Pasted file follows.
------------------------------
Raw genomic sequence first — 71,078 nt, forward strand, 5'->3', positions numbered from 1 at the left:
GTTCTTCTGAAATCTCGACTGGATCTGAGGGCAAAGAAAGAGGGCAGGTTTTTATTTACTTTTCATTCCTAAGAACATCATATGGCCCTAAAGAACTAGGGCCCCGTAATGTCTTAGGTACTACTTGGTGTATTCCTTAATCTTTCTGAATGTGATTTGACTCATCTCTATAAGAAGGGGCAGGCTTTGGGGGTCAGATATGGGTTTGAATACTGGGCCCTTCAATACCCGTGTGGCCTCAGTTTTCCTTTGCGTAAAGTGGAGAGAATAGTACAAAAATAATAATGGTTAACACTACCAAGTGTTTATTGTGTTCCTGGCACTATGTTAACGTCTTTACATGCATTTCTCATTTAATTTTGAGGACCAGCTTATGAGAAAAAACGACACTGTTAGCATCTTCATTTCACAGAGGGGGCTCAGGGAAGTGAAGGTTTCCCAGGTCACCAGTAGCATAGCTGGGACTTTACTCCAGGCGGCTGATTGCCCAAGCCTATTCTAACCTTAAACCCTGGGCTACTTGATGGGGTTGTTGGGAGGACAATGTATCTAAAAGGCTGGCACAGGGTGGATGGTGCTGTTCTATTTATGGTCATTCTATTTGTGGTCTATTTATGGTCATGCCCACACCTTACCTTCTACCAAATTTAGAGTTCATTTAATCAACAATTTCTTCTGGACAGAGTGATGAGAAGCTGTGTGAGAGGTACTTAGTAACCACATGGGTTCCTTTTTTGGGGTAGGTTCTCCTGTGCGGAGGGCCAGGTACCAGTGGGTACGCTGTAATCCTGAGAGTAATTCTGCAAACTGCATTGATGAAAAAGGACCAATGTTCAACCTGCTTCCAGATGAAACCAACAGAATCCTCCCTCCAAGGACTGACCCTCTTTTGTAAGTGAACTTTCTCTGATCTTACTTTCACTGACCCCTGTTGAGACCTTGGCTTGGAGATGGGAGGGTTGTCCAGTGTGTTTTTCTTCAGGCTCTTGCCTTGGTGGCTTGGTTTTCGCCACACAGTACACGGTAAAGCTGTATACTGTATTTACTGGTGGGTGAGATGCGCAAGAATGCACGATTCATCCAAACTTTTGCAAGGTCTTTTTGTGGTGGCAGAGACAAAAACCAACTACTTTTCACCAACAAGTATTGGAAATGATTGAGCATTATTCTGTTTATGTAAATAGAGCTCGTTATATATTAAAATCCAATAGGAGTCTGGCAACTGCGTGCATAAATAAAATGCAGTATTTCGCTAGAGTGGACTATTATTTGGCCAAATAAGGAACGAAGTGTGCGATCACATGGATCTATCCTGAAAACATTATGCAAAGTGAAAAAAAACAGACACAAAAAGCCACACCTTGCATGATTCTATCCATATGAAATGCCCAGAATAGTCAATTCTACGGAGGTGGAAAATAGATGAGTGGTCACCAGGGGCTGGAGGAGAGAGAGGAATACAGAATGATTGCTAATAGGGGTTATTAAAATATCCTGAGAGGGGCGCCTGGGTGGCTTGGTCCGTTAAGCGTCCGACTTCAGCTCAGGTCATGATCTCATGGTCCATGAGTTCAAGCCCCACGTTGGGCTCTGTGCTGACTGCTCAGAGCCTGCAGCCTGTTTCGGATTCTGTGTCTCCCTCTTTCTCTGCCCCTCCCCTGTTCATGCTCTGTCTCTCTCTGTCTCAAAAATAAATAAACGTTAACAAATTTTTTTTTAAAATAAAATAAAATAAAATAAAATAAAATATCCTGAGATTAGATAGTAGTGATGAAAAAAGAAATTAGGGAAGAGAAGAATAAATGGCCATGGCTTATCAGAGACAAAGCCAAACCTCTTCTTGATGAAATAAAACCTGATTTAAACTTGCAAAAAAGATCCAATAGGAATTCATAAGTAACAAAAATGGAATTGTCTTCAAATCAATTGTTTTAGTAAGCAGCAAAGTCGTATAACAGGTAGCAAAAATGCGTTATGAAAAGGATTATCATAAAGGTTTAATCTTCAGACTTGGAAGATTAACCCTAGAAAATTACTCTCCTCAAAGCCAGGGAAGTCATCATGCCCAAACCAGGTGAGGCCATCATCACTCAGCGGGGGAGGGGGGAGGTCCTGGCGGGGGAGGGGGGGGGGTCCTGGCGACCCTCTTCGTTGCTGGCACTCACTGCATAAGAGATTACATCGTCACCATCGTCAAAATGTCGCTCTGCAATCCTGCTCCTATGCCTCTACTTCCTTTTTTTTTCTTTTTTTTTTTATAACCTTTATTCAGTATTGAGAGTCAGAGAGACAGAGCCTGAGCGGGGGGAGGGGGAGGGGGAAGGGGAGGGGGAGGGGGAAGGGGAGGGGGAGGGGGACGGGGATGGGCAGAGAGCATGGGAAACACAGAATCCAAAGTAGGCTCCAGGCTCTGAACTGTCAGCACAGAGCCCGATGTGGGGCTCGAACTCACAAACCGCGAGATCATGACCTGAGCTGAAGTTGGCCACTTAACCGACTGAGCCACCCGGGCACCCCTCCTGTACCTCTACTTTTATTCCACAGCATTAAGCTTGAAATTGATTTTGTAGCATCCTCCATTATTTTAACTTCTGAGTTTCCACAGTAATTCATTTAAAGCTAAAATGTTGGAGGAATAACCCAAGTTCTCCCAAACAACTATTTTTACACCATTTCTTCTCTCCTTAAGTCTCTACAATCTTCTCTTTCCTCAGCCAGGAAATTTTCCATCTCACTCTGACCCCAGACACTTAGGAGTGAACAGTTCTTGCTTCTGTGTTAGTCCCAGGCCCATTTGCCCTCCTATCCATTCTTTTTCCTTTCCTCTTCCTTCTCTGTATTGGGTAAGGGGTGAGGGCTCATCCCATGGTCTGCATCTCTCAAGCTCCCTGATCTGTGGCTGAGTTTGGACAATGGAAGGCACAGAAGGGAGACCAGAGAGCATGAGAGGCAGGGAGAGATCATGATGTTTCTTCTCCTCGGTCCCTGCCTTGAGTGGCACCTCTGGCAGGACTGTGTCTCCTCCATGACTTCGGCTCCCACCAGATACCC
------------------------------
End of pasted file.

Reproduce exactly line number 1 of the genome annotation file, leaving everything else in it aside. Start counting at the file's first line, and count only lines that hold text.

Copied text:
Raw genomic sequence first — 71,078 nt, forward strand, 5'->3', positions numbered from 1 at the left: